The University of Ottawa campus is shown in Ottawa, Wednesday, April 22, 2020. Throngs of former students have been unable to reach Canada’s loans centre, which is working through a backlog of more than 30,000 applications for repayment assistance. THE CANADIAN PRESS/Adrian Wyld

The University of Ottawa campus is shown in Ottawa, Wednesday, April 22, 2020. Throngs of former students have been unable to reach Canada’s loans centre, which is working through a backlog of more than 30,000 applications for repayment assistance. THE CANADIAN PRESS/Adrian Wyld

National Student Loan Service Centre plagued by delays as requests for help soar

Current and former students said their issues with the service centre go beyond long wait times

Throngs of former students have been unable to reach Canada’s loans centre, which is working through a backlog of more than 30,000 applications for repayment assistance.

The phone lines for the National Student Loans Service Centre have been clogged since a pandemic-induced moratorium on student loan collections lifted at the end of September, the agency said, pointing to a message on its website warning about long wait times and dropped calls.

“We’re currently experiencing unprecedented call volumes and are receiving a higher than usual volume of (repayment assistance plan) applications,” said spokeswoman Isabelle Maheu.

The agency said it saw 169,000 RAP applications between Oct. 1 — when loan payments resumed — and late November. Of those, 30,600 had yet to be processed.

The plan protects borrowers from having to repay their Canada Student Loan until they are earning at least $25,000 per year, and caps payments for those over the threshold.

But current and former students said their issues with the service centre go beyond long wait times.

Jaylen Bastos, a master’s student at the University of British Columbia, has been trying in vain to reach someone at the centre after receiving an email in mid-October about payments resuming.

Bastos, who uses the gender-neutral pronouns they and them, said they called every week, but could never get through.

And throughout November, they said, calls resulted in a message saying the phones were overloaded.

But even so, on Dec. 1, the service automatically withdrew $400 from their account.

“They just took money out of my account on the same day that I had to pay rent, and I was not expecting it to happen. So I was like, ‘Oh, okay, now I just have to come up with $400 extra during this pandemic, which is questionable for income for everyone,” they said.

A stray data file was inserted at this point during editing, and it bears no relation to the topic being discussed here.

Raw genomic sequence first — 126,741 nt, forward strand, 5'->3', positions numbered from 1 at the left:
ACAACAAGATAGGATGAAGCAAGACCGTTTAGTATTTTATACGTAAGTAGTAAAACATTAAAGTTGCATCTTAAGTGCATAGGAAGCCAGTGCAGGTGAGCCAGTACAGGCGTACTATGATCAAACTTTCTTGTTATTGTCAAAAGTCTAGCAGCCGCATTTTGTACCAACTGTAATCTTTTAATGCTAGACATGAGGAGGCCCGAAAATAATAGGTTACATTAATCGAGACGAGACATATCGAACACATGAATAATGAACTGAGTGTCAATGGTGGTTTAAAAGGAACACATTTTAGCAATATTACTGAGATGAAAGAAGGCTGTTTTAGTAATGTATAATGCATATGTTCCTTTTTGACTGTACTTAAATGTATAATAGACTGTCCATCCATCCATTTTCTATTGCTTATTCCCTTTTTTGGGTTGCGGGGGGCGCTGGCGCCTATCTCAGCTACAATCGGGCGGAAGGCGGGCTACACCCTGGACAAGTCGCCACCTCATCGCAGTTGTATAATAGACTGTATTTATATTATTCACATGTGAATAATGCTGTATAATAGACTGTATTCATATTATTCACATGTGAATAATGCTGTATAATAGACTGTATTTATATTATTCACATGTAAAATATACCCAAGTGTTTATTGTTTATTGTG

Bastos tried calling their bank to see if it could do anything about it, but no luck, they said.

“It’s super frustrating, because there’s no options, right? There’s only one number to call, they don’t accept email, there’s no other way to access this service or get in contact with anyone,” they said.

For the foreseeable future, Bastos said, they’ll keep calling the centre in an effort to get through — and take screenshots after each failed attempt to show they did their due diligence.

The service centre said it’s still experiencing a high volume of calls, but that call centre capacity has increased, so students are able to get through again — though that hasn’t been Bastos’ experience.

The agency spokeswoman also said calls are higher in part because autumn is when new graduates are expected to start repaying their loans.

There are also more calls because of enhanced security protocols introduced after a “cyber incident” that affected a number of government departments, Maheu said.

“Clients that require assistance to access their online account due to increased security measures are a significant portion of the borrowers calling the NSLSC,” she said.

Nicole Thompson, The Canadian Press

CoronavirusStudents

Get local stories you won't find anywhere else right to your inbox.
Sign up here

Just Posted

Lymphedema is often treated with medical devices such as compression garments, pneumatic compression pumps, or specialized custom wraps and bandages. (Submitted photo)
March 6 marks World Lymphedema Day